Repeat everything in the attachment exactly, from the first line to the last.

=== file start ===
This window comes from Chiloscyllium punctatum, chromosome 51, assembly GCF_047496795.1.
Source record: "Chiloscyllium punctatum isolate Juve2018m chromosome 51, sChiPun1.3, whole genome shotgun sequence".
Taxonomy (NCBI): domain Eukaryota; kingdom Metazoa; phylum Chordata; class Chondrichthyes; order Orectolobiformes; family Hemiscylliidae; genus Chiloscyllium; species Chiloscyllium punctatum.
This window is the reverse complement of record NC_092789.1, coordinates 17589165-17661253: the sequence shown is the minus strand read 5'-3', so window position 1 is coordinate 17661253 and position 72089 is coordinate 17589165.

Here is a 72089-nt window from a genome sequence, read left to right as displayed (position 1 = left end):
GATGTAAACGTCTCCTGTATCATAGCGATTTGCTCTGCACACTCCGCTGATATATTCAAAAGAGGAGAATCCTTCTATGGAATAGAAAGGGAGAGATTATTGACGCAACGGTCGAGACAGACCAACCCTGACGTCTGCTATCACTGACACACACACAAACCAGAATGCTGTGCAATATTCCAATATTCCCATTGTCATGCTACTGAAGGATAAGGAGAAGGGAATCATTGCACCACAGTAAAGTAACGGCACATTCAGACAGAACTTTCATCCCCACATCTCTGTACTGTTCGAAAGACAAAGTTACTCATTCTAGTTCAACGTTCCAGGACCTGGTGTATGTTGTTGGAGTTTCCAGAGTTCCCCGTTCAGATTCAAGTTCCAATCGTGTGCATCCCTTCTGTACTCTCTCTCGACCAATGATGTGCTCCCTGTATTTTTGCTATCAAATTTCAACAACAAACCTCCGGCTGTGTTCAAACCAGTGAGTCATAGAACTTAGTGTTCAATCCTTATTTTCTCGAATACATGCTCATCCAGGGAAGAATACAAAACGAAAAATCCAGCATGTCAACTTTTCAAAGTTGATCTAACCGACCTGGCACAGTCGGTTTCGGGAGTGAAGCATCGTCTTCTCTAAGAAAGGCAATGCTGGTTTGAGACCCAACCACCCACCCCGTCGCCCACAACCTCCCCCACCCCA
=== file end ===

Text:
This window comes from Chiloscyllium punctatum, chromosome 51, assembly GCF_047496795.1.
Source record: "Chiloscyllium punctatum isolate Juve2018m chromosome 51, sChiPun1.3, whole genome shotgun sequence".
Taxonomy (NCBI): domain Eukaryota; kingdom Metazoa; phylum Chordata; class Chondrichthyes; order Orectolobiformes; family Hemiscylliidae; genus Chiloscyllium; species Chiloscyllium punctatum.
This window is the reverse complement of record NC_092789.1, coordinates 17589165-17661253: the sequence shown is the minus strand read 5'-3', so window position 1 is coordinate 17661253 and position 72089 is coordinate 17589165.

Here is a 72089-nt window from a genome sequence, read left to right as displayed (position 1 = left end):
GATGTAAACGTCTCCTGTATCATAGCGATTTGCTCTGCACACTCCGCTGATATATTCAAAAGAGGAGAATCCTTCTATGGAATAGAAAGGGAGAGATTATTGACGCAACGGTCGAGACAGACCAACCCTGACGTCTGCTATCACTGACACACACACAAACCAGAATGCTGTGCAATATTCCAATATTCCCATTGTCATGCTACTGAAGGATAAGGAGAAGGGAATCATTGCACCACAGTAAAGTAACGGCACATTCAGACAGAACTTTCATCCCCACATCTCTGTACTGTTCGAAAGACAAAGTTACTCATTCTAGTTCAACGTTCCAGGACCTGGTGTATGTTGTTGGAGTTTCCAGAGTTCCCCGTTCAGATTCAAGTTCCAATCGTGTGCATCCCTTCTGTACTCTCTCTCGACCAATGATGTGCTCCCTGTATTTTTGCTATCAAATTTCAACAACAAACCTCCGGCTGTGTTCAAACCAGTGAGTCATAGAACTTAGTGTTCAATCCTTATTTTCTCGAATACATGCTCATCCAGGGAAGAATACAAAACGAAAAATCCAGCATGTCAACTTTTCAAAGTTGATCTAACCGACCTGGCACAGTCGGTTTCGGGAGTGAAGCATCGTCTTCTCTAAGAAAGGCAATGCTGGTTTGAGACCCAACCACCCACCCCGTCGCCCACAACCTCCCCCACCCCA